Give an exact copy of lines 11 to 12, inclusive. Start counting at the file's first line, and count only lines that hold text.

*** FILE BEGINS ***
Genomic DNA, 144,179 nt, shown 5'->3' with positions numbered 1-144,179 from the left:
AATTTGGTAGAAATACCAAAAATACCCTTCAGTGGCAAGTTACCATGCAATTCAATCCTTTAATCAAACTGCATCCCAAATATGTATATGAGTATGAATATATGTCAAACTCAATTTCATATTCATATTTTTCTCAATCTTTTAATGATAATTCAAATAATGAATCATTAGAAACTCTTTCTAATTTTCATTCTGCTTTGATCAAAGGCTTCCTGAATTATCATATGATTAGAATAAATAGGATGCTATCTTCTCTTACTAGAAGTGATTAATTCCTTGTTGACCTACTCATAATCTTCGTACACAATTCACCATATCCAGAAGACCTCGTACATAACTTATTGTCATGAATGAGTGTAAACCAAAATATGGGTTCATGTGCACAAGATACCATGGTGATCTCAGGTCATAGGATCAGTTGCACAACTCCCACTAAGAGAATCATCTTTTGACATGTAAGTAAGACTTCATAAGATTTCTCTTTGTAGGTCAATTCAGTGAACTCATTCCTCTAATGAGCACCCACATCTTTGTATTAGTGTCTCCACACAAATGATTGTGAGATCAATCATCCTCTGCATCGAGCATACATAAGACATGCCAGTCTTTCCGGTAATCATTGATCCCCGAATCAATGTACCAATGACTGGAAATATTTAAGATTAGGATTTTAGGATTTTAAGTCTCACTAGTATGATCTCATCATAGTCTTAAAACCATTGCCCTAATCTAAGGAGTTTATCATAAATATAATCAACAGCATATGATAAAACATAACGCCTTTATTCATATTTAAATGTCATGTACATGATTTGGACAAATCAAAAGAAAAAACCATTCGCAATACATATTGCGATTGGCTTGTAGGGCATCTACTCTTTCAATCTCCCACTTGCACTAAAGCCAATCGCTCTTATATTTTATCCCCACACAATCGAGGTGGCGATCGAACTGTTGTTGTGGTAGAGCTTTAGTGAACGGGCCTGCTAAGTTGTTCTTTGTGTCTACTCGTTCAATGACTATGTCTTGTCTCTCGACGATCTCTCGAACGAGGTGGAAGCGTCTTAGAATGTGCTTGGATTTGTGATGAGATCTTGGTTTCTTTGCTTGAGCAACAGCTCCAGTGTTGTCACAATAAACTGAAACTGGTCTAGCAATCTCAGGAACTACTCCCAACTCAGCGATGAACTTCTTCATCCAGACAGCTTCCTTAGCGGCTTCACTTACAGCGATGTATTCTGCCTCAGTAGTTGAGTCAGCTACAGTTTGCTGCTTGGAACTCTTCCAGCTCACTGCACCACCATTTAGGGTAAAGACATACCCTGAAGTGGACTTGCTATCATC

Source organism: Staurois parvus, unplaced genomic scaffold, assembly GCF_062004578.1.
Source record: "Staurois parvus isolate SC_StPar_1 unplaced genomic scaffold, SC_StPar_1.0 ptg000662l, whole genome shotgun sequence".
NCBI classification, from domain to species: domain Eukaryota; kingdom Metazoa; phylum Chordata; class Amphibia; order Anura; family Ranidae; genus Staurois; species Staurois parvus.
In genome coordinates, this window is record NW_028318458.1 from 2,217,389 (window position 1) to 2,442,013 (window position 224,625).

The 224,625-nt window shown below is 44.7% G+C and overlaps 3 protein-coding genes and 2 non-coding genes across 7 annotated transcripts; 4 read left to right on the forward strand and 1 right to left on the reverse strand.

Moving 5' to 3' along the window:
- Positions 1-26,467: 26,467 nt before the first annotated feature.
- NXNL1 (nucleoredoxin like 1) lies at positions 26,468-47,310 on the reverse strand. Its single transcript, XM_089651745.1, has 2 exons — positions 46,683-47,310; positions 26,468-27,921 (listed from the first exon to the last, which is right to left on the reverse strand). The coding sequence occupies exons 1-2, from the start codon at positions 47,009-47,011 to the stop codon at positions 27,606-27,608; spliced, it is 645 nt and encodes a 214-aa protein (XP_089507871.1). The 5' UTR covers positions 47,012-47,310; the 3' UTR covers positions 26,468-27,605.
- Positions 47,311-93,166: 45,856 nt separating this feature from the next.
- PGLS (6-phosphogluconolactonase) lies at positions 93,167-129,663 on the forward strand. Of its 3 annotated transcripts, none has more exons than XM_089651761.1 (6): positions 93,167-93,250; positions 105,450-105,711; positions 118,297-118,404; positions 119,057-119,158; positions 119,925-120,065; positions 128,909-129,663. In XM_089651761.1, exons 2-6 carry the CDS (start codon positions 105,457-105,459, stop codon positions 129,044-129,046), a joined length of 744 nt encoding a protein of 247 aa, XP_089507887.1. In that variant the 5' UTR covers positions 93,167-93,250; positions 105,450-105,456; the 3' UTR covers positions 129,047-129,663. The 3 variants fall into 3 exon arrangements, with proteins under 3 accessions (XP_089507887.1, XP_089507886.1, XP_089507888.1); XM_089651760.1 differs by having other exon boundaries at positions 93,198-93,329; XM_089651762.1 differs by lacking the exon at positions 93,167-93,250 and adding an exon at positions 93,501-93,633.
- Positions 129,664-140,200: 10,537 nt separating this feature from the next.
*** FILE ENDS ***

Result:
- Positions 47,311-93,166: 45,856 nt separating this feature from the next.
- PGLS (6-phosphogluconolactonase) lies at positions 93,167-129,663 on the forward strand. Of its 3 annotated transcripts, none has more exons than XM_089651761.1 (6): positions 93,167-93,250; positions 105,450-105,711; positions 118,297-118,404; positions 119,057-119,158; positions 119,925-120,065; positions 128,909-129,663. In XM_089651761.1, exons 2-6 carry the CDS (start codon positions 105,457-105,459, stop codon positions 129,044-129,046), a joined length of 744 nt encoding a protein of 247 aa, XP_089507887.1. In that variant the 5' UTR covers positions 93,167-93,250; positions 105,450-105,456; the 3' UTR covers positions 129,047-129,663. The 3 variants fall into 3 exon arrangements, with proteins under 3 accessions (XP_089507887.1, XP_089507886.1, XP_089507888.1); XM_089651760.1 differs by having other exon boundaries at positions 93,198-93,329; XM_089651762.1 differs by lacking the exon at positions 93,167-93,250 and adding an exon at positions 93,501-93,633.